AmazonFresh dropped groceries at my doorstep. EBay delivered some gardening tools. I got a burrito, granola bars, locally roasted coffee, and wine. Breakfast, lunch and dinner. I paid the person who walks my dog, Pixel, using a mobile payment app. I deposited checks with my smartphone camera. I had my laundry done using Washio, an app. Someone picked up my clothes and dropped them off, folded and pressed, 24 hours later.
What could be easier? But then I began wondering about the price of all this convenience. Before Washio came along, I took my clothes to the small dry cleaner a block from my house. The app saved three minutes of my time. But in the process, it cut a neighborhood business out of the economic equation. And, in a way, I had cut off myself from the inconvenient, maddening, but all-too-necessary messiness of human interaction.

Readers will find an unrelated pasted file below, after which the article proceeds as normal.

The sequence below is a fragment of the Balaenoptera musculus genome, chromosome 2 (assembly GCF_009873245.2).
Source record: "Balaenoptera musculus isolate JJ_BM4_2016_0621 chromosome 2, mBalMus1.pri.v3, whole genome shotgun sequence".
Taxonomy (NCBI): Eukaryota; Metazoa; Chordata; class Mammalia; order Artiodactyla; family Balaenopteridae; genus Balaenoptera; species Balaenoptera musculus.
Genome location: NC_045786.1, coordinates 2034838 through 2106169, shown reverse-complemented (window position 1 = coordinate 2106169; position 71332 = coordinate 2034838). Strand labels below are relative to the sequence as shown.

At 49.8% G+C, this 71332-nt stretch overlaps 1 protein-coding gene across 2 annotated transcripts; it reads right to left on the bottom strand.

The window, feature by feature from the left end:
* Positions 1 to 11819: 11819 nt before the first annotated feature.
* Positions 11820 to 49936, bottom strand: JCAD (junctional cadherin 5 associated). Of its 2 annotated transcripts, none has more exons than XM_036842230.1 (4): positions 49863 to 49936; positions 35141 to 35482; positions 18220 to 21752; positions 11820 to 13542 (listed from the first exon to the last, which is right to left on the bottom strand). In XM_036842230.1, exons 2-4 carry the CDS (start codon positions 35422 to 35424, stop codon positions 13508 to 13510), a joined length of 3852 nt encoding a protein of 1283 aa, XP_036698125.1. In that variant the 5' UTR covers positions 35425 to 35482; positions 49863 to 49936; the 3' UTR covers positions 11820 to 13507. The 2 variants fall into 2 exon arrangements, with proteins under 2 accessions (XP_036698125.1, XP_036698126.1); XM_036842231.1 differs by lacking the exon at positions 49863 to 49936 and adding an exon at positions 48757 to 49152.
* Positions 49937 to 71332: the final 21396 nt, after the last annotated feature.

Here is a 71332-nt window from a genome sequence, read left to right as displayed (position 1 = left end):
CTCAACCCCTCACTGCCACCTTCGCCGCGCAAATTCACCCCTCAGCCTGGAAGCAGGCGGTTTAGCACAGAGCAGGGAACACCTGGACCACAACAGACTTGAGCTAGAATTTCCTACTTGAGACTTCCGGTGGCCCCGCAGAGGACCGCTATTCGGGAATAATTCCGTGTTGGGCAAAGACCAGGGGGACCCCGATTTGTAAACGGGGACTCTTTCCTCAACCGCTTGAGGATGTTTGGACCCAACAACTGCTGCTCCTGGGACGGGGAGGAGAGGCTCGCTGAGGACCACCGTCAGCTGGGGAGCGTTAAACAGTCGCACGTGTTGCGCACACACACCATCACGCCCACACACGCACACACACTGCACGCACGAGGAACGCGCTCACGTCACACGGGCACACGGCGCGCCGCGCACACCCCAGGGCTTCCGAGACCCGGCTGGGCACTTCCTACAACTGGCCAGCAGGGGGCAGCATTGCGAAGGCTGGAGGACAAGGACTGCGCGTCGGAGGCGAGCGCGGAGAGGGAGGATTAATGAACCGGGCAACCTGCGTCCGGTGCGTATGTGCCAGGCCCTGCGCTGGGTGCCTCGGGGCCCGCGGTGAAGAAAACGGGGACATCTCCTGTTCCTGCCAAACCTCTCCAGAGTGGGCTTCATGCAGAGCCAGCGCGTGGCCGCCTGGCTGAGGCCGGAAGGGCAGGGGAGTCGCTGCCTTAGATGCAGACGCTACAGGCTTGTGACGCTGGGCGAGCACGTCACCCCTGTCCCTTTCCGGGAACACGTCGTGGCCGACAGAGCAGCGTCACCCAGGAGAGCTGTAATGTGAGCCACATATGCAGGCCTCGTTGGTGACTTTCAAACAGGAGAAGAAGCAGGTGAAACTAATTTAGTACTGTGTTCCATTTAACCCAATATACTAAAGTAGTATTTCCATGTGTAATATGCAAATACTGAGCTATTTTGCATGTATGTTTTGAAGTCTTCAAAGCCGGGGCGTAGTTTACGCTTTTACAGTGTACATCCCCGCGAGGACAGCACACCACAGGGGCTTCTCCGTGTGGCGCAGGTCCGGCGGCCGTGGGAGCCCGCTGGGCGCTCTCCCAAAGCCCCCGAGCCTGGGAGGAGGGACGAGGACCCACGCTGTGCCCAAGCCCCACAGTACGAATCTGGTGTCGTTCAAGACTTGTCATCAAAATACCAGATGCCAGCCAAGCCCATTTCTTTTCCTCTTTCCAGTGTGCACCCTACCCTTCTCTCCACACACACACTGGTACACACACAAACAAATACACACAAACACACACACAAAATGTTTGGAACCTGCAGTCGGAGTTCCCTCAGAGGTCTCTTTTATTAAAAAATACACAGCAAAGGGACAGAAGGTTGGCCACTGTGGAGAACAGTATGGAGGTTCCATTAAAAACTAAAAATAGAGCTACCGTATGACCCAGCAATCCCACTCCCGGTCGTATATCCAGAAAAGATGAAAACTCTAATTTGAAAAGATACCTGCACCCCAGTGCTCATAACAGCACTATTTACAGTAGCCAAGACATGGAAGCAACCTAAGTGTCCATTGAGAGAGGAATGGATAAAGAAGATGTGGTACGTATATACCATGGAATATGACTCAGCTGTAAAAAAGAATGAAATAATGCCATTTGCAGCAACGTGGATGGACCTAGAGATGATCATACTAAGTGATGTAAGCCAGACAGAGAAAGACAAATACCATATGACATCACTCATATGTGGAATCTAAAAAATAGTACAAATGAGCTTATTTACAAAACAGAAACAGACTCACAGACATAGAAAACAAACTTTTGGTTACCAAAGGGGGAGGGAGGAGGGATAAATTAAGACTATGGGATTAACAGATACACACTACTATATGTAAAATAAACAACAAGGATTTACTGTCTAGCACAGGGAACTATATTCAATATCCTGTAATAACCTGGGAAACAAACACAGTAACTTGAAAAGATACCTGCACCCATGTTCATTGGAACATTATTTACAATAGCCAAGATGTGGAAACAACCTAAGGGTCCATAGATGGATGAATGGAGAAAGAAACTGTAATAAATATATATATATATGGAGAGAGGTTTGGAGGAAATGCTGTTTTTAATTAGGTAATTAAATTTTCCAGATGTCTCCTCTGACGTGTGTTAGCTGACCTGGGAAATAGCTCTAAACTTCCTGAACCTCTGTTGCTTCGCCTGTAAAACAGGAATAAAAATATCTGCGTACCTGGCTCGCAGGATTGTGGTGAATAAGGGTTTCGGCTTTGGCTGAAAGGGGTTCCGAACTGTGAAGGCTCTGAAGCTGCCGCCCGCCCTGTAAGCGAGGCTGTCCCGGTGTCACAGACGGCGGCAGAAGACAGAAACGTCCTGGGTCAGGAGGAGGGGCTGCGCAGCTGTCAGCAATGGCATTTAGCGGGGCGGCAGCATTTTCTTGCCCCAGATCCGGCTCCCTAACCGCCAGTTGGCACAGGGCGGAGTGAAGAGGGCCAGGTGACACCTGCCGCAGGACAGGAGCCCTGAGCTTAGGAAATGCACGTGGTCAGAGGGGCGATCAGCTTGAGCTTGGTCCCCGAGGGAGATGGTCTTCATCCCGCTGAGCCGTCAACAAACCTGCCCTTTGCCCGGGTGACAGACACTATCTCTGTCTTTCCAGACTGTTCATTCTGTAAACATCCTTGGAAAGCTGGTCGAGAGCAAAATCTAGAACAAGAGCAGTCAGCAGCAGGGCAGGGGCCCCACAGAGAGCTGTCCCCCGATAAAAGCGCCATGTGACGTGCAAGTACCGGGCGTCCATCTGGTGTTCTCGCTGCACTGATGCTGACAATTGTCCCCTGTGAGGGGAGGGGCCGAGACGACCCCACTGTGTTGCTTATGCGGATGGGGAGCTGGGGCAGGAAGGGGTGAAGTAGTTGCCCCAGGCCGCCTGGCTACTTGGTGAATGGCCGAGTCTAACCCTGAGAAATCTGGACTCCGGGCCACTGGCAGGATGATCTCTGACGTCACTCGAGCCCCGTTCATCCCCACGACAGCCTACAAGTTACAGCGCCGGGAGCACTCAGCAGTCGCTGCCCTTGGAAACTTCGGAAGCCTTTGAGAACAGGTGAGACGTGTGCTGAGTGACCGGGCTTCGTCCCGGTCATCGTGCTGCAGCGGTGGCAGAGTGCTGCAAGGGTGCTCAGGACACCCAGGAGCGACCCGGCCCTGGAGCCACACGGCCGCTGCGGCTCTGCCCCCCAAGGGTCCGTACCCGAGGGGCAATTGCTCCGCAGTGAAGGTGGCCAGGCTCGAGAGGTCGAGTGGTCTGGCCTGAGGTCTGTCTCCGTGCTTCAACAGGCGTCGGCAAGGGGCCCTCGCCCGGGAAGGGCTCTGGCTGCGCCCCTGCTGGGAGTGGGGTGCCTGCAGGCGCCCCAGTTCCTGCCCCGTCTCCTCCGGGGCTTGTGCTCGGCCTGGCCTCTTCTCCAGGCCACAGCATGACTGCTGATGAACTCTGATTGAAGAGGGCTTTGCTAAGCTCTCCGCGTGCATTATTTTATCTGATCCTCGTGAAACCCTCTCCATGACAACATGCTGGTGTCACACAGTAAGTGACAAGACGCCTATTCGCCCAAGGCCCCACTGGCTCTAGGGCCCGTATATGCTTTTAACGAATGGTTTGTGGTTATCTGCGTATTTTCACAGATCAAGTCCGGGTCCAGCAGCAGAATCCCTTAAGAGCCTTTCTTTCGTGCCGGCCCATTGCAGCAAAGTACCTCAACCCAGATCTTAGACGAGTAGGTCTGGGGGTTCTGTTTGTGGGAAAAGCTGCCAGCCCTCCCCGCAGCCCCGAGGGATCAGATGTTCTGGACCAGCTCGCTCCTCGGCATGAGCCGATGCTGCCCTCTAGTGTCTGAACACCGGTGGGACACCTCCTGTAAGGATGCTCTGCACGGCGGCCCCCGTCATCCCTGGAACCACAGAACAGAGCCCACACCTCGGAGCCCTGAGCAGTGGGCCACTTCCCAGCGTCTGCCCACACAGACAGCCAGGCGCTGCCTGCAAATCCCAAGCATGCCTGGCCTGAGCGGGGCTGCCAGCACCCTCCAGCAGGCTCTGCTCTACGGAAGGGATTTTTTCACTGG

None of this is news. One of the paradoxes of technology is that it connects us and isolates us at the same time. We get more, faster, but cannot help wondering if that is always better. We have more to read and more to watch, more to learn and more to transact, more friends and more followers — and yet we can somehow feel less satisfied.
I think it should be added that not leaving your home for a week and still completing your daily dues is possible only in specific urban centers. Put Bilton in Toronto or Vancouver and I doubt he would be able to pull off this stunt.
But, on the same token, it's pretty cool to see the possibilities of the online world. How soon will it be before online grocery shopping is the norm? Will I routinely buy my children's diapers through Amazon?
I'm willing to bet that it'll happen in my lifetime. And my children will wonder why we ever trudged through four foot snowbanks to get to the grocery store.